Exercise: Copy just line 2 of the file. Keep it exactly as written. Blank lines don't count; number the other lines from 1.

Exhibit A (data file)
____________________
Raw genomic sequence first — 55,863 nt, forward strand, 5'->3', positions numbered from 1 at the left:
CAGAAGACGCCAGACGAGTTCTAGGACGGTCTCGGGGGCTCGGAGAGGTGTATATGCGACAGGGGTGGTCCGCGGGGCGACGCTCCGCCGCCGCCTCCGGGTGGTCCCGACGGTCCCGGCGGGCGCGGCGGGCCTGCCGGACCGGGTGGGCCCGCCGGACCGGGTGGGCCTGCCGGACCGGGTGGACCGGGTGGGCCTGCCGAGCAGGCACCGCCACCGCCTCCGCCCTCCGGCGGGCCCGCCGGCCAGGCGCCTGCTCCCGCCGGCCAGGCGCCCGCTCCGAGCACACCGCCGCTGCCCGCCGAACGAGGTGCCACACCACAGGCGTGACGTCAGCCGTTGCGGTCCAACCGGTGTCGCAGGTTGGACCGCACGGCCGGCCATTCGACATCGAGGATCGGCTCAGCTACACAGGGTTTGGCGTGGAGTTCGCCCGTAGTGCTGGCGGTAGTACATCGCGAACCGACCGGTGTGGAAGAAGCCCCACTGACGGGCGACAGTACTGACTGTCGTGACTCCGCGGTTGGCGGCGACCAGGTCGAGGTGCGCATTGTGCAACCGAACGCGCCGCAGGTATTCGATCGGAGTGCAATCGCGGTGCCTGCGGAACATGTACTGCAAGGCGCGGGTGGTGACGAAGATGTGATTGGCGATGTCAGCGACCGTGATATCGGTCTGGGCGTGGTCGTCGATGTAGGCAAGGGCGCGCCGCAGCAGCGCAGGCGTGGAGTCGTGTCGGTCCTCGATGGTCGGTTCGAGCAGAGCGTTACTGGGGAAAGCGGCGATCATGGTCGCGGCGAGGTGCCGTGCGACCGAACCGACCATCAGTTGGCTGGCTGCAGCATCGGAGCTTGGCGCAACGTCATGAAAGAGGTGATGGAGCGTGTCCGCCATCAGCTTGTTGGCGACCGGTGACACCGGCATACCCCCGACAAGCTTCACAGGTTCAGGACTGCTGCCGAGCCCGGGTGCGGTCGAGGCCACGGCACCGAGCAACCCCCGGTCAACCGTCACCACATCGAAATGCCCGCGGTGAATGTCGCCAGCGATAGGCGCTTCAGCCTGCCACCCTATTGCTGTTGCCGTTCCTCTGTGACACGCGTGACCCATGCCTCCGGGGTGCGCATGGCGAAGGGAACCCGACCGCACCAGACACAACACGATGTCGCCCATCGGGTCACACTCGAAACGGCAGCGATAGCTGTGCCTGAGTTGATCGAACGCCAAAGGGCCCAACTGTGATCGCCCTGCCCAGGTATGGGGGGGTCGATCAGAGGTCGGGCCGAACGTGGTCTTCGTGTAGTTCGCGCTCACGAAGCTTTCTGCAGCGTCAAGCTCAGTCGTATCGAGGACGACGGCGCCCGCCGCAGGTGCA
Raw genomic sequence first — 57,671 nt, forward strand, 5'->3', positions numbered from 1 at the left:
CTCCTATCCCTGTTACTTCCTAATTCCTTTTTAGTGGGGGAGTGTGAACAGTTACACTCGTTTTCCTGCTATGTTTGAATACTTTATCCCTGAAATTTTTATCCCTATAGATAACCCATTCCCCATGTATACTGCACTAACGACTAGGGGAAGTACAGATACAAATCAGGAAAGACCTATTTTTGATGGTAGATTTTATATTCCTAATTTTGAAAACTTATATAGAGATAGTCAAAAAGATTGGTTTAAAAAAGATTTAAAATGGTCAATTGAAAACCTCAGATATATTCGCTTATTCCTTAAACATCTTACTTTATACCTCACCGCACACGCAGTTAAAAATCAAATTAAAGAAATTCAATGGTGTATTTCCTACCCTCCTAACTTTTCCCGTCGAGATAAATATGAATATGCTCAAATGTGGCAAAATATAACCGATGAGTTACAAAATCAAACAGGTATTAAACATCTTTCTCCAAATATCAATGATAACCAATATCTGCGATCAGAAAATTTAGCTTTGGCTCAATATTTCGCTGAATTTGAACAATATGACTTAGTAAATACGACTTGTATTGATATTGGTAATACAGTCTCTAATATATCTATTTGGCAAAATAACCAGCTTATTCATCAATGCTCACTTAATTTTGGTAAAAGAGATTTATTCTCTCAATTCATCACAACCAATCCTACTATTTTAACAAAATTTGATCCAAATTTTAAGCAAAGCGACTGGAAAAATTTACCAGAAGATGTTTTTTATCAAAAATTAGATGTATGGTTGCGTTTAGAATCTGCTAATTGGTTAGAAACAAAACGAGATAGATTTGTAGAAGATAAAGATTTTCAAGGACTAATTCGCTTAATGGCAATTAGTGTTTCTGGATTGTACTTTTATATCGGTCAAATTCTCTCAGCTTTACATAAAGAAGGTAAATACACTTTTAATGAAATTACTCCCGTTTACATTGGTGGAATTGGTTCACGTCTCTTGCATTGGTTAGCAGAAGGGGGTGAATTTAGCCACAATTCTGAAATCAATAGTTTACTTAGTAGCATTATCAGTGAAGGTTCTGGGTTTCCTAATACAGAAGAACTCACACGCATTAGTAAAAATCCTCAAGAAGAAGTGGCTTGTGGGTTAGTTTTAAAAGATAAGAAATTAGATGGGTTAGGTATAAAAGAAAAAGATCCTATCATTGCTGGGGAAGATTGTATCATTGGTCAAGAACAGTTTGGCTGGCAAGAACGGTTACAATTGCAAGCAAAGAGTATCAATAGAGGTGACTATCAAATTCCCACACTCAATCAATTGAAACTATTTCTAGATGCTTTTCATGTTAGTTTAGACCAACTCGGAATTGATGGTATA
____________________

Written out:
CAGAAGACGCCAGACGAGTTCTAGGACGGTCTCGGGGGCTCGGAGAGGTGTATATGCGACAGGGGTGGTCCGCGGGGCGACGCTCCGCCGCCGCCTCCGGGTGGTCCCGACGGTCCCGGCGGGCGCGGCGGGCCTGCCGGACCGGGTGGGCCCGCCGGACCGGGTGGGCCTGCCGGACCGGGTGGACCGGGTGGGCCTGCCGAGCAGGCACCGCCACCGCCTCCGCCCTCCGGCGGGCCCGCCGGCCAGGCGCCTGCTCCCGCCGGCCAGGCGCCCGCTCCGAGCACACCGCCGCTGCCCGCCGAACGAGGTGCCACACCACAGGCGTGACGTCAGCCGTTGCGGTCCAACCGGTGTCGCAGGTTGGACCGCACGGCCGGCCATTCGACATCGAGGATCGGCTCAGCTACACAGGGTTTGGCGTGGAGTTCGCCCGTAGTGCTGGCGGTAGTACATCGCGAACCGACCGGTGTGGAAGAAGCCCCACTGACGGGCGACAGTACTGACTGTCGTGACTCCGCGGTTGGCGGCGACCAGGTCGAGGTGCGCATTGTGCAACCGAACGCGCCGCAGGTATTCGATCGGAGTGCAATCGCGGTGCCTGCGGAACATGTACTGCAAGGCGCGGGTGGTGACGAAGATGTGATTGGCGATGTCAGCGACCGTGATATCGGTCTGGGCGTGGTCGTCGATGTAGGCAAGGGCGCGCCGCAGCAGCGCAGGCGTGGAGTCGTGTCGGTCCTCGATGGTCGGTTCGAGCAGAGCGTTACTGGGGAAAGCGGCGATCATGGTCGCGGCGAGGTGCCGTGCGACCGAACCGACCATCAGTTGGCTGGCTGCAGCATCGGAGCTTGGCGCAACGTCATGAAAGAGGTGATGGAGCGTGTCCGCCATCAGCTTGTTGGCGACCGGTGACACCGGCATACCCCCGACAAGCTTCACAGGTTCAGGACTGCTGCCGAGCCCGGGTGCGGTCGAGGCCACGGCACCGAGCAACCCCCGGTCAACCGTCACCACATCGAAATGCCCGCGGTGAATGTCGCCAGCGATAGGCGCTTCAGCCTGCCACCCTATTGCTGTTGCCGTTCCTCTGTGACACGCGTGACCCATGCCTCCGGGGTGCGCATGGCGAAGGGAACCCGACCGCACCAGACACAACACGATGTCGCCCATCGGGTCACACTCGAAACGGCAGCGATAGCTGTGCCTGAGTTGATCGAACGCCAAAGGGCCCAACTGTGATCGCCCTGCCCAGGTATGGGGGGGTCGATCAGAGGTCGGGCCGAACGTGGTCTTCGTGTAGTTCGCGCTCACGAAGCTTTCTGCAGCGTCAAGCTCAGTCGTATCGAGGACGACGGCGCCCGCCGCAGGTGCA